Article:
Now that health insurance reform is out of the way (sort of), our employees in Washington (that is, Congressional reps and Senators) will surely turn their attention (if not their bipartisan cooperation) to economic stimulus and finance industry reform (get ready for Obstructionist Politics: Round 2).
Among the bits of joy in the financial reform bill proposed by the Senate Banking Committee are new guidelines for individual investors and the startups they support, guidelines that significantly and negatively impact the seed funding ecosystem.
The proposed legislation doubles the measure of net worth or income required for an individual angel investor to be accredited, and nascent companies would be required to climb a mountain of paperwork with the Securities and Exchange Commission then wait up to 120 days for the SEC to review it.
These proposed rule changes throw sand into the gears of entrepreneurship and for what purpose? If capital is not already difficult to come by for startups, this financial reform would effectively evaporate the pool of angel investment. And while the SEC plods its way through filing reviews, time will be killing young businesses.
There are enough laws, regulations, and daily shenanigans to demonstrate that Congress hasn’t a clue about entrepreneurship.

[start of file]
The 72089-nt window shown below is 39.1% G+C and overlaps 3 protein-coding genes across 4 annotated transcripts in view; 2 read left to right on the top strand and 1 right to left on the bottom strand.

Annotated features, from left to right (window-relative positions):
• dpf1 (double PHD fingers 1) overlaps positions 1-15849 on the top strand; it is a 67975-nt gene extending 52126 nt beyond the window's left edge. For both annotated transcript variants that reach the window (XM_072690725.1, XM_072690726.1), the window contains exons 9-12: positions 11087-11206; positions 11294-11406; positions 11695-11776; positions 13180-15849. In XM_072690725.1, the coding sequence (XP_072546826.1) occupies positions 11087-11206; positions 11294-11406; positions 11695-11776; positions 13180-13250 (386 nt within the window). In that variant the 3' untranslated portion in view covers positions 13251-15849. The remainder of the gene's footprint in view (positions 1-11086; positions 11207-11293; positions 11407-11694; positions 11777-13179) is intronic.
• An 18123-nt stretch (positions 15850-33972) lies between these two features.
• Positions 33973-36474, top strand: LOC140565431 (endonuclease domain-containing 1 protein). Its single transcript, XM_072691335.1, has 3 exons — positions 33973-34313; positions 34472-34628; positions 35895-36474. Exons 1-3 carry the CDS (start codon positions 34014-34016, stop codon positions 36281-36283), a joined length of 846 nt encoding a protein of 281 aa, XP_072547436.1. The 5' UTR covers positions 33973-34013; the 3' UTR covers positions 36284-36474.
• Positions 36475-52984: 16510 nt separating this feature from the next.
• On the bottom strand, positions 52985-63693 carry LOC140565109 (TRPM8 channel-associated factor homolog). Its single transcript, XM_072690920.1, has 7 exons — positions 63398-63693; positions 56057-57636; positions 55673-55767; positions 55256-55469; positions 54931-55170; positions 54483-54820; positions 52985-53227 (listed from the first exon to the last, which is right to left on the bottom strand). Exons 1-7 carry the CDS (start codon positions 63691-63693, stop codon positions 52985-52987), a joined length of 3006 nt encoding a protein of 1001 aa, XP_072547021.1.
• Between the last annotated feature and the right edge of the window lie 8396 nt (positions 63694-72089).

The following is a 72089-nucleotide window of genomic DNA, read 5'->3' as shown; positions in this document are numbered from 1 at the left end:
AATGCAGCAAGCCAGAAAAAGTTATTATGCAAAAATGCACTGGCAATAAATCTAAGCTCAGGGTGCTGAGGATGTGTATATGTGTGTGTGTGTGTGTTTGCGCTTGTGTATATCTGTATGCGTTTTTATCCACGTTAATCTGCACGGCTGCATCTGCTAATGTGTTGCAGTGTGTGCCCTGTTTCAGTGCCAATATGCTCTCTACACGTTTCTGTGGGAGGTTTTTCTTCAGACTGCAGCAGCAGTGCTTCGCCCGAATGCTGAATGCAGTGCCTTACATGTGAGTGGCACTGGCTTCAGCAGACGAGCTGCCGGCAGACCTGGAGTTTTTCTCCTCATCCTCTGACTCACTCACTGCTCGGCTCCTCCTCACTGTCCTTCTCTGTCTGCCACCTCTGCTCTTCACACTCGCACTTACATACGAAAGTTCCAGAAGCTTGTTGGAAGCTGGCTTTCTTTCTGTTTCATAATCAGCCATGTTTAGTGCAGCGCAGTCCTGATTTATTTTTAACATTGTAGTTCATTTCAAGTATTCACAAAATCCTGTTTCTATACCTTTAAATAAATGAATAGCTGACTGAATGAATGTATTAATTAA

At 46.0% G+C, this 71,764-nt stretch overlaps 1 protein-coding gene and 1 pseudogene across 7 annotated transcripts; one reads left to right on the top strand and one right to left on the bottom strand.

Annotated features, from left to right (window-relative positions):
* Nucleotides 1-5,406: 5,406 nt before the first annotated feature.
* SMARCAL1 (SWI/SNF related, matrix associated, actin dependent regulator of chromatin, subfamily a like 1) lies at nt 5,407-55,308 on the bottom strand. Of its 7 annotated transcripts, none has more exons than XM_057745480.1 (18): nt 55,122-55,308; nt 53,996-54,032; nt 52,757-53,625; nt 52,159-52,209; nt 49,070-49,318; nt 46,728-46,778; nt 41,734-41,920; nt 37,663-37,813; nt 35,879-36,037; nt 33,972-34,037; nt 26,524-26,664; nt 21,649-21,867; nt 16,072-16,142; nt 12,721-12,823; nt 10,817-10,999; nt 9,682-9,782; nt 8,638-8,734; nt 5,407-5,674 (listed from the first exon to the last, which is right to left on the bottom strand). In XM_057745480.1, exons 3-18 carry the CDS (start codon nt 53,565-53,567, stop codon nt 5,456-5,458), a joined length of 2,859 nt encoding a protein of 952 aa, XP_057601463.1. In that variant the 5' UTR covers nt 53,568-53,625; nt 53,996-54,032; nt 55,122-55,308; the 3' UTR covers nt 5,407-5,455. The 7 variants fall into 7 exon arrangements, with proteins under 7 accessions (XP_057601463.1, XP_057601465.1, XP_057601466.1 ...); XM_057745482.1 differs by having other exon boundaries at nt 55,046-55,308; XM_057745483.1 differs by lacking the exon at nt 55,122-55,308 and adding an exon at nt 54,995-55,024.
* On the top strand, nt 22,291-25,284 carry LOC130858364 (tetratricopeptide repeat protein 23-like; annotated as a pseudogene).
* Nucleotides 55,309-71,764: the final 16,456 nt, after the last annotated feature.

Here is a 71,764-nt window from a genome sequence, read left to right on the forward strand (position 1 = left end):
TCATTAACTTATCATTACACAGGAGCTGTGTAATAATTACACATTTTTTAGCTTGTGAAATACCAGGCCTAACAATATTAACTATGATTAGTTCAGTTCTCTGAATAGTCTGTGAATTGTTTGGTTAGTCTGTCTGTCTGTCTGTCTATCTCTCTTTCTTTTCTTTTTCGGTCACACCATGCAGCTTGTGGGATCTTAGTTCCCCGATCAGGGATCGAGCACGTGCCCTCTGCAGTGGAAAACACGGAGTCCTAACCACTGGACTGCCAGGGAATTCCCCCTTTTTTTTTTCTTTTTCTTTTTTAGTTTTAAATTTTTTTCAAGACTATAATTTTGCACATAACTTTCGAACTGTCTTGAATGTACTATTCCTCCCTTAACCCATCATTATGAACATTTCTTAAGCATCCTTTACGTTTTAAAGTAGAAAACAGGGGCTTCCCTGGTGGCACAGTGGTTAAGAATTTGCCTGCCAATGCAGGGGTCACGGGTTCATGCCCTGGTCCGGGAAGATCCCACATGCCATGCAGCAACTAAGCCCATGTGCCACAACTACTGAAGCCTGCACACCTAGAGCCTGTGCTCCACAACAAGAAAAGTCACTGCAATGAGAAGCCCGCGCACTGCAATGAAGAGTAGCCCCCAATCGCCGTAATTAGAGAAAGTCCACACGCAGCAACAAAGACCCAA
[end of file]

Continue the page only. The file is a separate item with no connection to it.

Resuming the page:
So let’s be clear: entrepreneurship is, and always has been, the driver of the economy. Risk-taking individuals start new businesses, hire employees, create opportunities and build wealth that is often re-invested in local communities. Rather than imposing new regulation that makes these companies stillborn, Congress should be removing obstacles to capital.
Instead, Congress focuses on mega-banks and Fortune 500 companies, unwilling to let these leviathans of business falter. They need to shift their attention and their policy initiatives to the Fortune 500,000 companies that are too small to be allowed to fail. These companies employ more than 100 million people in the U.S. and earn upwards of $22T in revenue each year. Numbers, by the way, that stack up very favorably against the Fortune 500′s worldwide performance data of 24M employees and $9T in revenue).
We rarely use the Guidewire Group pulpit to incite political action, but if you’ve ever cared about an entrepreneur or imagine you might one day start a company of your own, now is the time to reach out to your elected officials and demand these onerous “reforms” be removed from the forthcoming legislation.